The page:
The Positive Side

Summer 2007 

Ask the Experts: Gut Reactions

“I recently started new meds and have developed diarrhea and general gastro-intestinal upset. It is terribly unpleasant and I am afraid that it will never go away. What should I do?”—D.P., Medicine Hat, Alberta

MARIANNE HARRIS

Physician
BC Centre for Excellence in HIV/AIDS Vancouver

Gastro-intestinal (GI) upset and diarrhea are common side effects of many antiretroviral drugs. Luckily, they are often transient, resolving once your body gets used to the new medication. Here are a few suggestions to help you cope with these problems.

Check that you are taking the correct dose of your medications and at the right times with regard to food. If it is OK to take your meds with food, try taking them with or right after a meal. Some meds should be taken on an empty stomach, but given your GI upset it may help to take even these meds with a light, low-fat snack, such as a few salted crackers, until your body adjusts.

For diarrhea, try adding fibre to your diet (whole grains, oat bran) or using a fibre supplement. The over-the-counter medication Imodium is often very effective; prescription anti-diarrheals (Lomotil or codeine) are an option in severe cases.

If you have nausea, try taking Gravol about 30 minutes before you take your meds.

For heartburn, antacids (Tums, Maalox) or acid reducers (Pepcid, Losec, Zantac) may be helpful; however, these drugs may reduce the absorption of some antiretrovirals, such as atazanavir (Reyataz), so check with your doctor or pharmacist before taking them.

If symptoms are very severe or if they persist, see your doctor as soon as possible. He or she will need to rule out other causes for your symptoms (such as infection, parasite or lactose intolerance) and may be able to switch you to a better-tolerated formulation or a new medication altogether.

 

DANIELLE DESROCHES

Pharmacist
Clinique du quartier latin
Montreal

People with HIV often experience gastro-intestinal side effects, such as bleeding, nausea, vomiting and diarrhea, even without being on meds.

Highly active antiretroviral therapy (HAART) can often cause or exacerbate diarrhea in certain individuals but usually it is tolerable and transient, developing in the first two weeks of treatment and resolving within four to six weeks.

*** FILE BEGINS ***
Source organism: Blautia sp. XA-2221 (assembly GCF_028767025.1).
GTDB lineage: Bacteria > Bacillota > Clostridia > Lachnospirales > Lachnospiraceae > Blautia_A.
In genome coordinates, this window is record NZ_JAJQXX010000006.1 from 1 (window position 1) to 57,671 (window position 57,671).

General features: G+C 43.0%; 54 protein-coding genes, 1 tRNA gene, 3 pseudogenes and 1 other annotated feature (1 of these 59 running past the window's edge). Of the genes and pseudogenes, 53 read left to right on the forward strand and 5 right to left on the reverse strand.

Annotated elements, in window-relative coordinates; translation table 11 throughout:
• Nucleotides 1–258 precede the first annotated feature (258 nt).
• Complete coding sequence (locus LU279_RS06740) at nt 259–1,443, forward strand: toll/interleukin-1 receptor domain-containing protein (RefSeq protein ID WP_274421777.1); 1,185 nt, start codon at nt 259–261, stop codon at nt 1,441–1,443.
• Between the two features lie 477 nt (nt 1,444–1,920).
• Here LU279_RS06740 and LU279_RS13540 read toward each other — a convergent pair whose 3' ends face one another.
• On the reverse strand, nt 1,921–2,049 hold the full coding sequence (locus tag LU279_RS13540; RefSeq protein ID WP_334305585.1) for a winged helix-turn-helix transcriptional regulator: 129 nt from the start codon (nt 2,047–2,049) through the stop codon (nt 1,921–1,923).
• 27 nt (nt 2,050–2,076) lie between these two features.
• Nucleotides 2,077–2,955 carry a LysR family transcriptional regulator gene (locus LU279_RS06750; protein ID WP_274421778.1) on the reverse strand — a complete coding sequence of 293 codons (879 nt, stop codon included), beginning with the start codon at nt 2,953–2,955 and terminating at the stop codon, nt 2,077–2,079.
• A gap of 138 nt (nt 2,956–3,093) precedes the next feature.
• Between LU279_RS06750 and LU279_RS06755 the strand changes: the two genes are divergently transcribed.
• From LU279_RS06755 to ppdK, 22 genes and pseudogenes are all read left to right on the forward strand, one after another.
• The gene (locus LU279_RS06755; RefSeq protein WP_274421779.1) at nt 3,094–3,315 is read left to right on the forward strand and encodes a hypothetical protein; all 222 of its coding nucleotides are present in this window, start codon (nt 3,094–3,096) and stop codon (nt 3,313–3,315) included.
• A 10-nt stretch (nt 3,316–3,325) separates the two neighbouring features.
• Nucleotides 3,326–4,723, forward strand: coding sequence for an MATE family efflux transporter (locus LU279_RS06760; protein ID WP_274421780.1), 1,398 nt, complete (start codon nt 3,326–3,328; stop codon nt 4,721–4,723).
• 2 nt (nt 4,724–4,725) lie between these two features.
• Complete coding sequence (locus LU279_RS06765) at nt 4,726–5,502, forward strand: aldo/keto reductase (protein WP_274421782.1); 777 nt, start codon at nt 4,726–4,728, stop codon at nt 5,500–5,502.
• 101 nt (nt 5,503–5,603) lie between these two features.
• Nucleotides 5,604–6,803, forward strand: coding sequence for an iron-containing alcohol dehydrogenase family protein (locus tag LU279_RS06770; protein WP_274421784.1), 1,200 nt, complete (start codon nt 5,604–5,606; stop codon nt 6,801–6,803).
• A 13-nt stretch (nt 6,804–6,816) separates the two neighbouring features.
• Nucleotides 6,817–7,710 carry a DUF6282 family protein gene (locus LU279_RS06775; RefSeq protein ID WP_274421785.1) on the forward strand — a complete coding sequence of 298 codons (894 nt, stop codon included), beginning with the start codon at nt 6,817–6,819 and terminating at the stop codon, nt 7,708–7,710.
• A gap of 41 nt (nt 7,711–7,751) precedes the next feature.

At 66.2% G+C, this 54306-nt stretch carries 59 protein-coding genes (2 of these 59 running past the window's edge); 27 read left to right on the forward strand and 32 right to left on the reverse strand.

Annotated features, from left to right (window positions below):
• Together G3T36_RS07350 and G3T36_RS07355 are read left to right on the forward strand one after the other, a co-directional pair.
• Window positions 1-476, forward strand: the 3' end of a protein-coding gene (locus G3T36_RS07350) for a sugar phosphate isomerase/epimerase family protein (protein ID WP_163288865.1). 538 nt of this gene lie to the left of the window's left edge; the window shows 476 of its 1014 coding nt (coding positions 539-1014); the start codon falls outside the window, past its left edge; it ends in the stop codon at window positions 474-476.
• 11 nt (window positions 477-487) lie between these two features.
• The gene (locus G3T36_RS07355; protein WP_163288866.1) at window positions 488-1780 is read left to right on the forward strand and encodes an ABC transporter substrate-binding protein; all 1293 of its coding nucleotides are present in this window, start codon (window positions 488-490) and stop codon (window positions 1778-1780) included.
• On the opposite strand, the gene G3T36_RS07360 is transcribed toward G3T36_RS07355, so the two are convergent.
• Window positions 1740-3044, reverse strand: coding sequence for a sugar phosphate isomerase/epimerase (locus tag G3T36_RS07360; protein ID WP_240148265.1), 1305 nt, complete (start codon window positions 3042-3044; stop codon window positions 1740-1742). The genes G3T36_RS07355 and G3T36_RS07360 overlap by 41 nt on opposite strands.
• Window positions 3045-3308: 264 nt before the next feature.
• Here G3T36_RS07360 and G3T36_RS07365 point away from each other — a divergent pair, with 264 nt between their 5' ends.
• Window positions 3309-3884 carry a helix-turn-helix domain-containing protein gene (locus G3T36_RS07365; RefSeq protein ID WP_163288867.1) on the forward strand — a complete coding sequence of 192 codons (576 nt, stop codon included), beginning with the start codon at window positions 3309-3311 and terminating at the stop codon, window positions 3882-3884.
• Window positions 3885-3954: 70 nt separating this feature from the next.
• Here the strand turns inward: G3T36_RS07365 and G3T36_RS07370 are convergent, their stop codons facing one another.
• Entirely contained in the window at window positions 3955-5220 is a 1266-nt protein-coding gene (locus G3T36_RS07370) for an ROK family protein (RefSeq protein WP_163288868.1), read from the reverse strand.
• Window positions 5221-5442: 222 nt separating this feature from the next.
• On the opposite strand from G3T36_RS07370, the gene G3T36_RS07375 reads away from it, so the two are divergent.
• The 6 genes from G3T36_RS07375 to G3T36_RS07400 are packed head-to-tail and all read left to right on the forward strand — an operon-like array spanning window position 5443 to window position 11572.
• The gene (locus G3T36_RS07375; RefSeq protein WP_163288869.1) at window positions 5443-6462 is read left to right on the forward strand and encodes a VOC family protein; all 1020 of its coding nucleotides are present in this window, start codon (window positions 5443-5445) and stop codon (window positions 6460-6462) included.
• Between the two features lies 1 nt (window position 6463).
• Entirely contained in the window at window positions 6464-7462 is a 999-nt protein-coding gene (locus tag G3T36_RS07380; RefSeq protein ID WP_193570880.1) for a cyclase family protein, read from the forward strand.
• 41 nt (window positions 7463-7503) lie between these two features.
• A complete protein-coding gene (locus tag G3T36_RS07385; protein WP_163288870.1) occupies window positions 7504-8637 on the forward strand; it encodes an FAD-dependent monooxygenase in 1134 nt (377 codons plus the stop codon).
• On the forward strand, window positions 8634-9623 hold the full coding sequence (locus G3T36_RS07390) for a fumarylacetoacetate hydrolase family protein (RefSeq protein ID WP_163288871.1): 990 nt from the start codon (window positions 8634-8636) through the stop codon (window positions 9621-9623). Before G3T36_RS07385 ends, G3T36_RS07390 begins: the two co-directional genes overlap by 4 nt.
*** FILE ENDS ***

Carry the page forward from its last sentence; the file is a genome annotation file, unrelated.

Diarrhea is common with all protease inhibitors as well as with tenofovir (Viread) and ddI (Videx), but because there are few restrictions on food consumption with these medications, it helps if you can take them with a meal. Those suffering these types of GI symptoms should also consider avoiding coffee, tea, carbonated drinks, chocolate and alcohol as well as sugary, spicy or fatty foods.

There are several options for treatment. These include the following:

  • 1,500 mg of oat fibre twice daily
  • a supplement with psyllium, such as Metamucil
  • 500 mg calcium carbonate twice daily
  • pancreatic digestive enzymes such as Ultrase (a prescription is required)
  • an anti-motility agent such as Imodium (over the counter) or Lomotil (prescription)

It is important that you consult with your doctor and pharmacist about what approach is best for you, to ensure no negative interactions with any other medication you’re taking. Your doctor may also want to investigate further to eliminate any viral or other pathological causes.

 

PAUL RICHARD SAUNDERS

Doctor of Naturopathic Medicine
Canadian College of Naturopathic Medicine
Hamilton, Ontario

Patients should review their current medications as soon as possible with their prescribing doctor and see if new meds are causing these symptoms on their own or whether they are interacting with previous medications to produce these symptoms. Fluid loss can become a serious problem, so it is important to maintain fluids as well as electrolytes such as sodium, potassium and magnesium. Drinking water and broth soups can often be beneficial. Consider a high-quality probiotic with acidophilus and bifidobacter. The nausea may subside with ginger root tea or chamomile flower tea. Do not let this condition persist for any length of time.

 

DEVAN NAMBIAR

Peer Counselor,
Treatment Information Educator
CATIE
Toronto

Most anti-HIV medications take two to nine weeks for the body to get used to. On a psychological level: minimize stress and get adequate sleep, light exercise and relaxation. Add foods high in soluble fibre, such as oatmeal, oat bran, fruit, barley and legumes. This will help improve digestion by providing more bulk for your GI system. Chew food slowly, avoid drinking liquids with meals — drink water / liquid a half hour before meals or an hour after meals.

Other options are:

l taking L-glutamine, which helps improve intestinal integrity and absorption of nutrients

  • adding healthy bacteria such as acidophilus, bifidus, calcium supplements and digestive enzymes to improve digestion
  • taking Omega 3 or 3-6-9 to minimize inflammation

If the intensity of the diarrhea does not decrease within two weeks, see your healthcare provider.

For more info on this topic, see A Practical Guide to HIV Drug Side Effects (pages 16–17) and A Practical Guide to Nutrition . Read or order them at www.catie.ca.

CATIE staff is available to answer your questions (personally and in total confidentiality) at 1.800.263.1638 or through our Web site.

Illustration: Paul Gilligan / imagezoo

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